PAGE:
The Commons looks as uniform as the morning assembly in a private school which has just started admitting girls." This is how the Observer's Andrew Adonis, and Stephen Pollard of the Social Market Foundation, wittily describe the end of any apparent class difference in parliament since New Labour's triumph. What of the rest of society?
Britain as school assembly is, it seems, still divided between the oiks at the local sink school and the top-hatted toffs of Eton. This is the flavour of A Class Act, a heavyweight version of a Militant Tendency reader, peppered with statistics and quotes that will help even the most ardent of Blairities re-discover their class warrior soul.
For anyone who enjoys a romp through the multitude of examples of how the Establishment maintains its class advantage, from membership of golf clubs to dominance of the public school system, this will be entertaining reading.
But is this a helpful contribution to our understanding of class in Nineties Britain? While the material is illuminating in showing that class has an impact on a person's social position, the project is flawed. I mean,who actually believes in the "myth of Britain's classless society" referred to in the title? Apparently very few. The authors themselves cite a 1991 Mori survey in which five to one responded that "there will never be a classless society in Britain". This means that the book spends too much time stating the glaringly obvious.
The chapter on education suffers from this tendency, telling us what we already know. We are offered the banal revelation that "money buys a good education and the opportunities that follow, and the absence of money denies them". And - shock, horror - private school pupils fare better than their state peers; there is a relationship between the Oxbridge intake and private schools; Oxbridge graduates dominate among generals and judges.
Stronger on the past than on contemporary trends, the authors do provide a useful expose of how the comprehensive revolution did not remove the link between education and class, but strengthened it. Echoing A H Halsey's recantation, it is argued that comprehensivisation, far from spreading classless schools, gave a powerful impetus to further segregation and replaced selection-by-ability with selection-by-class and house price.
An attack on the supposedly classless progressive teaching of Plowden et al. is too brief - but thought-provoking. The conclusion - that the classroom cannot be used to overcome the class differences so embedded outside the classroom - is avoided.
This is a continual frustration with A Class Act. Every time a new insight is hinted at, the authors back away and resort to old truisms. Stating that education is the engine of social mobility does not explain why it is now viewed as the only means of social mobility - indeed, more pessimistically, as necessary for survival.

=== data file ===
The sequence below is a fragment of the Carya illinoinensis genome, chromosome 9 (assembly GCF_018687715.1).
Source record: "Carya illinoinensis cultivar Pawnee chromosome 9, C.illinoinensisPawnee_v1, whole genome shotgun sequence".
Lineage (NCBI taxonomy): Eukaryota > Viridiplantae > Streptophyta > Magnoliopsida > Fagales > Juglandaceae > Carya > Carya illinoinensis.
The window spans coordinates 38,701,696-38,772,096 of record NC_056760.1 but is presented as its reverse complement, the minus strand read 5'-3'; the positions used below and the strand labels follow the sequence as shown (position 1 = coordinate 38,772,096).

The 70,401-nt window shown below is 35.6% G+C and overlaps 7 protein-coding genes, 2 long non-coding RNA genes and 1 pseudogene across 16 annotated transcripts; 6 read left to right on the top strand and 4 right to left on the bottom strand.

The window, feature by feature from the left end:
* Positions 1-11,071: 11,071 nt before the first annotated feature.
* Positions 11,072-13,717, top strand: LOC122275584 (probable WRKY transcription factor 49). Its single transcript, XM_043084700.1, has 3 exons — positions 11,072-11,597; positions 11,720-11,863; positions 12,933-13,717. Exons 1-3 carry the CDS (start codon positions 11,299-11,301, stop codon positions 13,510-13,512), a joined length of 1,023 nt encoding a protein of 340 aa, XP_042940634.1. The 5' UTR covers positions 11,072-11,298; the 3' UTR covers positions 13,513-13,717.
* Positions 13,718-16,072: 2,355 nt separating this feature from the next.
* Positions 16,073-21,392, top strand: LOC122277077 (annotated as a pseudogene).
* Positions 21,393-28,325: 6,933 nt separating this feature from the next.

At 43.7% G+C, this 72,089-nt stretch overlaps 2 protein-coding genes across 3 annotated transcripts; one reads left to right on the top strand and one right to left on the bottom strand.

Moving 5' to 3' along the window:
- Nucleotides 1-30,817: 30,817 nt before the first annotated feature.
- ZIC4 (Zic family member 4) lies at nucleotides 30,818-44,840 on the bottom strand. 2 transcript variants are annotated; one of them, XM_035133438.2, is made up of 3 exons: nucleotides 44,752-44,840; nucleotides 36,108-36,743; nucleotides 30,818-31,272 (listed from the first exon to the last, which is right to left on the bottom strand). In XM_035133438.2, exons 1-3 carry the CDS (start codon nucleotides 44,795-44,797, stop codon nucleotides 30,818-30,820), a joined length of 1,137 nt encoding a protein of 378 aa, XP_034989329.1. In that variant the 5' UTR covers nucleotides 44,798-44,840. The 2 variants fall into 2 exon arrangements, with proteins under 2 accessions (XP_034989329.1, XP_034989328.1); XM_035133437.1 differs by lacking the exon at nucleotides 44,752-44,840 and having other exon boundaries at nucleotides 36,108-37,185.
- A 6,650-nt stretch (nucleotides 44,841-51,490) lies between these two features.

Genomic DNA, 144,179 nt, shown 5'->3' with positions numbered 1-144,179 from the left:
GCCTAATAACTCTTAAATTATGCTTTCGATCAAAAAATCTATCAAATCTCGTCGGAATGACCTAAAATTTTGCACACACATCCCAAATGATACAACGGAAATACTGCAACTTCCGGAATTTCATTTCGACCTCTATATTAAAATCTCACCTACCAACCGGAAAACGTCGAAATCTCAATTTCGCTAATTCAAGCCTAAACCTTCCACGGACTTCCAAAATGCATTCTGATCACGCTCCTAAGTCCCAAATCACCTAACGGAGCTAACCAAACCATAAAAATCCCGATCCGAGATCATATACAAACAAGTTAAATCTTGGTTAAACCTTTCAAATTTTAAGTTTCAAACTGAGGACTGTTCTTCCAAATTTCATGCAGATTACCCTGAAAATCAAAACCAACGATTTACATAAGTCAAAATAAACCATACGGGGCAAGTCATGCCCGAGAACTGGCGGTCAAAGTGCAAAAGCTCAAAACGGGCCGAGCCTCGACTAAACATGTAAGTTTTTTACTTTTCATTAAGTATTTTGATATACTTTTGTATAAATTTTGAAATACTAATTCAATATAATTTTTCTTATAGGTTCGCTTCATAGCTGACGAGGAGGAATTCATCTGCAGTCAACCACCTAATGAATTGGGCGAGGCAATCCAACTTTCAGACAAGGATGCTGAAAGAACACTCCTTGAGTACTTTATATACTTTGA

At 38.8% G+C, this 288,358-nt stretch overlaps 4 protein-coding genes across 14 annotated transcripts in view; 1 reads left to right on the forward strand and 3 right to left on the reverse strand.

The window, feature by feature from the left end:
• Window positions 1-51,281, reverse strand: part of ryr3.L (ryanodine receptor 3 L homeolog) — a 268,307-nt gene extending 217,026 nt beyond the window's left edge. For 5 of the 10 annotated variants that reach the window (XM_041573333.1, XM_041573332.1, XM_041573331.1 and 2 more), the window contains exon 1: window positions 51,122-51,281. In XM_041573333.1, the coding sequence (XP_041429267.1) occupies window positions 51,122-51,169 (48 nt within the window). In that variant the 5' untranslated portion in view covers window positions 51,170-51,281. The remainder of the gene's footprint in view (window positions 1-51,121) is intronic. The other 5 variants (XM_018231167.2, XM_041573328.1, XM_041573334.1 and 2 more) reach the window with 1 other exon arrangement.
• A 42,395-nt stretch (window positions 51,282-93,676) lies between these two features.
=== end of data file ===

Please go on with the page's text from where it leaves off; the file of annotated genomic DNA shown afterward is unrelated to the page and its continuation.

Ironically, the explanation lies in the decline of class as a significant political force (rarely touched on in the book; the decline of the trades unions is ignored). Employees who want a pay increase are more likely to do a part-time university course than to go on strike.
One of the more promising aspects of A Class Act is its assertion that, to understand Britain's segregated society, it is not enough to recite statistics and reports: rather an understanding of national institutions and their contemporary social role is vital, looking at who runs them and who benefits. This sounds hopeful.
I was looking forward to a critical examination of some of the new, contemporary forms of class rule. Unfortunately the authors confine themselves to an examination of the usual suspects: public schools, Oxbridge, the Crown (oh dear, how wrong they are here; the Princess of Hearts phenomenon, apparent long before her death, barely gets a mention), the Lords, the BBC and NHS.
Where there is a brave attempt at examining one new institution, the National Lottery, "the kind of institution the Church of England always wanted to be, but never succeeded in becoming", the book comes alive. But this is the exception. Instead the authors play safe by stressing social continuity to prove their point about a class-divided society rather than examining what has changed.
This was a missed opportunity. It would have been more interesting to look at new institutions. A dissection of the non-elected quangos which have such an influence on education, such as the National Council for Vocational Qualifications, would have been fascinating. Who are these people that tell us that General National Vocational qualifications are equivalent to A-levels? Are their children all building portfolios of evidence in the local FE or studying classics at Fettes? An analysis of who sat on the Dearing Committee would have been an insightful exercise in examining the Establishment's new personnel.
That A Class Act avoids the difficult questions, let alone the answers, is frustrating. But it is worth reading to remind ourselves that we need to consider class when looking at society's institutions and that there is more to Britain than the Blairite classless clones who run the country.
Claire Fox is education editor of LM Magazine and a lecturer in further education